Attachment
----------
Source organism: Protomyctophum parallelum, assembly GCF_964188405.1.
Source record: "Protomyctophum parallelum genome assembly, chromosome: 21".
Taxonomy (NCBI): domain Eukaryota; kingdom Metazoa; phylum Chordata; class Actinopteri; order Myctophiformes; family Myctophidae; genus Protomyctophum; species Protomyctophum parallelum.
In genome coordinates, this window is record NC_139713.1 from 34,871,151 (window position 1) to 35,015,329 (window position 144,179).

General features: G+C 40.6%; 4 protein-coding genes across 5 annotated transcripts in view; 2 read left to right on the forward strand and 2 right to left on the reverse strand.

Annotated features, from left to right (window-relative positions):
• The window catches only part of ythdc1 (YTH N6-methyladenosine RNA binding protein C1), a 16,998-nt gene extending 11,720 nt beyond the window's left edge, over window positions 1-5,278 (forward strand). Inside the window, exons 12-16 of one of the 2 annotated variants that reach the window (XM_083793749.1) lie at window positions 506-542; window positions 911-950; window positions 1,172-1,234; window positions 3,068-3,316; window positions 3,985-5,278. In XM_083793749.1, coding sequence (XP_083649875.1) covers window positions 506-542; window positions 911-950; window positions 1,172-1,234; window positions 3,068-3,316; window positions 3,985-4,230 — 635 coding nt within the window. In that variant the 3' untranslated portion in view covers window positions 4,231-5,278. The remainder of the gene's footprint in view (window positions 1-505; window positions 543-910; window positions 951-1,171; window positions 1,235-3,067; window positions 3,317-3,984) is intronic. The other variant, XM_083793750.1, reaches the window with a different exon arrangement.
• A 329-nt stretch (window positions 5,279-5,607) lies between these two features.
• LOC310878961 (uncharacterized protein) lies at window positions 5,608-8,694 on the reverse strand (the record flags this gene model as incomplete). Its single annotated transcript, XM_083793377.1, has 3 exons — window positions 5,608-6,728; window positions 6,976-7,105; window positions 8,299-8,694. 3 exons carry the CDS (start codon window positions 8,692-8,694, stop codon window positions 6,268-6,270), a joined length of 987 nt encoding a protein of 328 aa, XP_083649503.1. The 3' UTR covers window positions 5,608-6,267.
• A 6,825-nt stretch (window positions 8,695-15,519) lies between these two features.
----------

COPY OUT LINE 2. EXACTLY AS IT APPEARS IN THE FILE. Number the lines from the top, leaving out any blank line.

Source record: "Protomyctophum parallelum genome assembly, chromosome: 21".